The other reasons its hard for a Brit to get low paid work are more nebulous and sinister. After the NHM I went for a similar job at the Museum of London. I have a History degree and experience as a teacher. But modern job specs demand varied skills and an absurdly wide range of experience. This one wanted guides who also had ‘experience in retail and cash handling.’

Then there was the politics involved. The doctrine of inclusiveness is a flag flown in almost every area of our public life. To work in a London museum I also needed, ‘a second language, Polish or Punjabi preferred.’

That job application form wanted to know my ethnicity, gender and sexual persuasion. I was tempted to put Lesbian as I sensed that might help, but I wasn’t sure I would be able to keep up the deception.

After five years of rejection I gave up trying to get a low paid job. I was too old I was too white, I was over skilled by having a degree but under trained in other jobs. As I gave up on work I acknowledged an ingrained aspect of our culture; outside the professions, below a certain wage level, British people don’t work; there’s no recruitment, no training and no expectation that they will.

For at least the last thirty years we have developed what I think of as almost a ‘slave economy’ where the wealthy rely on the very poor, very young and desperate to do their dirty, but essential jobs. How is Mrs May going to change this entrenched confusion of greed and ideology without making many more of us, from those seeking servants to seeking work, much more uncomfortable?

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5 Comments on Counter Jumpers

  1. As a leftie, I hate to say it, but I largely agree with this. At the bottom end of the pay scale, people are treated appallingly. Effort and skills are not rewarded by managers. Indeed, managers seem only to exist to bully their staff – a very British problem. Find someone working in a shop who is encouraged (not threatened) to know about the stock and provide customer service, and the chances are you are in John Lewis. Everywhere else, staff are cannon fodder. Treat them badly, pay them worse, and accept high staff turnover.

    As you highlighted, a lot of the problem is down to customers. Yes we want the elderly to be looked after properly, but we aren’t willing to pay wages that people can live on.

    All those desperate to see foreigners thrown out, will doubtless wail when the price of vegetables goes up as all the EU pickers go home and the British demand proper wages to do the job. The government has been banging on about foreign workers depressing wages but never mention that if wages rise, so will prices. We British love cheap, as long as it’s someone else paying the real bill.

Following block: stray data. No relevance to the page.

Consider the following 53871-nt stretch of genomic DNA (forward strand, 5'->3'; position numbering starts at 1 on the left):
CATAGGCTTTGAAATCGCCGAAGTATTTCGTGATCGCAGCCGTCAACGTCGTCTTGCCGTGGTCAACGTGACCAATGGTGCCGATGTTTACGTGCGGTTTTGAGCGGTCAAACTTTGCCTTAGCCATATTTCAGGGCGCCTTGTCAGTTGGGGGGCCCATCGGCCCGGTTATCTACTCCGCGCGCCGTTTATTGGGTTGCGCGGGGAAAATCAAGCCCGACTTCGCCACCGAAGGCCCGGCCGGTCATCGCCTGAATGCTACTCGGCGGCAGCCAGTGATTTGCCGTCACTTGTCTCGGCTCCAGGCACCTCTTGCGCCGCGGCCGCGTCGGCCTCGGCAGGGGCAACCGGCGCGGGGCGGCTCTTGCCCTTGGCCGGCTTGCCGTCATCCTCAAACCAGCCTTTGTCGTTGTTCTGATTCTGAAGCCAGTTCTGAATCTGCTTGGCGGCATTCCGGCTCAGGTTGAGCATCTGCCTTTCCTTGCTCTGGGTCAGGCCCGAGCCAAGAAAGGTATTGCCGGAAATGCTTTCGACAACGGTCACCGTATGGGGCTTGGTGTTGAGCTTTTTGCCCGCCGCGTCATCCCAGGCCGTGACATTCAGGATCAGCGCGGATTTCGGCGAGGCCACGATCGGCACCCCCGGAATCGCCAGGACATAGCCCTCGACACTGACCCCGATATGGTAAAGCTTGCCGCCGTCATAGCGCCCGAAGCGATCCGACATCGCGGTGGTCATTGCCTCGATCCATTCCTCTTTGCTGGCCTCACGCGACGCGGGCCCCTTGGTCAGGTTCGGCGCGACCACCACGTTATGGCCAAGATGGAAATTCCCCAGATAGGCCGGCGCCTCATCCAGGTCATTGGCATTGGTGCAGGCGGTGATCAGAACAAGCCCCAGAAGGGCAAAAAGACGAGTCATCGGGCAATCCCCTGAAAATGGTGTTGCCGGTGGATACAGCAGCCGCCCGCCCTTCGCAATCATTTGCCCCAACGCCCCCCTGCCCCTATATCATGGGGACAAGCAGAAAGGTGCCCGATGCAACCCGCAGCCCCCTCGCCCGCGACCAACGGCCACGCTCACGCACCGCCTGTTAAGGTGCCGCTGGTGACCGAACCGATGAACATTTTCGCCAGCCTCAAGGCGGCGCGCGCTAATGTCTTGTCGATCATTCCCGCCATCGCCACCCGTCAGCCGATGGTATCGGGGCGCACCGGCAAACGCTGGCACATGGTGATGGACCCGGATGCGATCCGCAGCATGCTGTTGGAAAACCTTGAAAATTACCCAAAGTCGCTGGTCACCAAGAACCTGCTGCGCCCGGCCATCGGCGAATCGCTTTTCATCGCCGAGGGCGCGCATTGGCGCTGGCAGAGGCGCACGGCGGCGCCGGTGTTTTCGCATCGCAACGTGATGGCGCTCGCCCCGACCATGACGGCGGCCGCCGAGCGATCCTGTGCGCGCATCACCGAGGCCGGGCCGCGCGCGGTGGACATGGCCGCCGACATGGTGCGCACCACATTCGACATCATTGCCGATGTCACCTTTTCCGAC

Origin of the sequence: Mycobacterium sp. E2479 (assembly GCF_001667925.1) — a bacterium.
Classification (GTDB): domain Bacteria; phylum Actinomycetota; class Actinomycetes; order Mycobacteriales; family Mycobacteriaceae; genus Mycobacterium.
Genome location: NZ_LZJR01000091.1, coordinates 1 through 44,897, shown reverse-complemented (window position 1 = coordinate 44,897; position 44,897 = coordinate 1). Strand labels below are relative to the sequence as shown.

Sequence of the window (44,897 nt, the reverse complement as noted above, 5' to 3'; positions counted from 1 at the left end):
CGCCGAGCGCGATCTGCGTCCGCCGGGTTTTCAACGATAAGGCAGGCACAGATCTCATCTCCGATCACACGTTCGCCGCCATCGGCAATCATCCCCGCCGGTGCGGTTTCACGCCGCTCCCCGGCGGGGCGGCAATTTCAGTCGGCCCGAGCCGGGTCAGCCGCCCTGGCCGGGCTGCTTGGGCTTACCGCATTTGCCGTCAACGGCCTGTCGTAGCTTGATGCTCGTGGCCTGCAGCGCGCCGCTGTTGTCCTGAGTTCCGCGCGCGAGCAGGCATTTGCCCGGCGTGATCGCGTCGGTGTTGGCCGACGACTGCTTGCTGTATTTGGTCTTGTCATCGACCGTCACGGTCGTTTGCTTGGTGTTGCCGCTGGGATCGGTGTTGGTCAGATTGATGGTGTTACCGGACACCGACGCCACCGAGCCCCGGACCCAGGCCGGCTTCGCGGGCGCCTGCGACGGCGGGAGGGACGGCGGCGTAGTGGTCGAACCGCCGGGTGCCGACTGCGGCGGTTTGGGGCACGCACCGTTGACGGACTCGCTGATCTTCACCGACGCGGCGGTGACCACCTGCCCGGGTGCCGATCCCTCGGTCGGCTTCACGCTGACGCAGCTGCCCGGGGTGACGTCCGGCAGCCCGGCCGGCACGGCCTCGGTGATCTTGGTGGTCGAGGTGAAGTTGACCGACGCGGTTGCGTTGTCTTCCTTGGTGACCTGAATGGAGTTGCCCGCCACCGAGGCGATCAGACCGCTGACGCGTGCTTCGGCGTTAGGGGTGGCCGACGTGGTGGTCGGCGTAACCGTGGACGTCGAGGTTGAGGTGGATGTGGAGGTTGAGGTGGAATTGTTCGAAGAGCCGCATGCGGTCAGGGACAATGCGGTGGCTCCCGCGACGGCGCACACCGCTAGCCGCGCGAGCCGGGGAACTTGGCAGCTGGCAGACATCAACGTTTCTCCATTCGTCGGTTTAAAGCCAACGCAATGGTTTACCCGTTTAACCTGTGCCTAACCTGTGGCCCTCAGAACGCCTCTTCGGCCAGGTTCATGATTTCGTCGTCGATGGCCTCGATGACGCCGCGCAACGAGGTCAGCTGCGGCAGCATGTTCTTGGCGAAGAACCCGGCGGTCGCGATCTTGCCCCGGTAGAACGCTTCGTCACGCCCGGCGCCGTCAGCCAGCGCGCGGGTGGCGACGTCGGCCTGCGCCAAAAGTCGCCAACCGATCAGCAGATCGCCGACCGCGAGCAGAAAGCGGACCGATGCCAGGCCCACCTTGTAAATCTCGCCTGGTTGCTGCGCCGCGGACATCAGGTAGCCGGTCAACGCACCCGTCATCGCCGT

Re the museum. I can see why they would ask for a second language. This is a tourist destination after all, and in one of the most cosmopolitan cities in the world. If you are from the EU, the chances are you speak 2 or more languages. In Britain, we have never managed to do this. You’d think someone would have popped over the channel to find out how every other country manages this, but it seems not. Not in 50 years.

    Which brings us back to “This is England where we pride ourselves on a lack of basic training”…

    • In the 1990’s Marks and Spencers had all their staff trained in customer service by a well-known American businesswoman trainer. At least one British airline and one organisation in the legal field were also trained by her company.

      In respect of British farming, it can be seen why a certain think tank and others associated with the Tory Party would like to see Britain opened up to imports of cheap meat from the USA.

      With regard to the requirement for multiple-language speaking recruits, a great many people from the EU countries and elsewhere in the world know enough English to get by. The requirement to speak a second language might be seen as a way to favour recruits from the EU.

  2. London is not cosmopolitan. It is being ethnically cleansed. Before long British people will be exhibits in the great museums their forefathers built.

  3. Compare the training of the young newly-employed with the example of Germany, as related in the recent book, Berlin Rules, by Paul Lever, Britain’s former ambassador to Germany.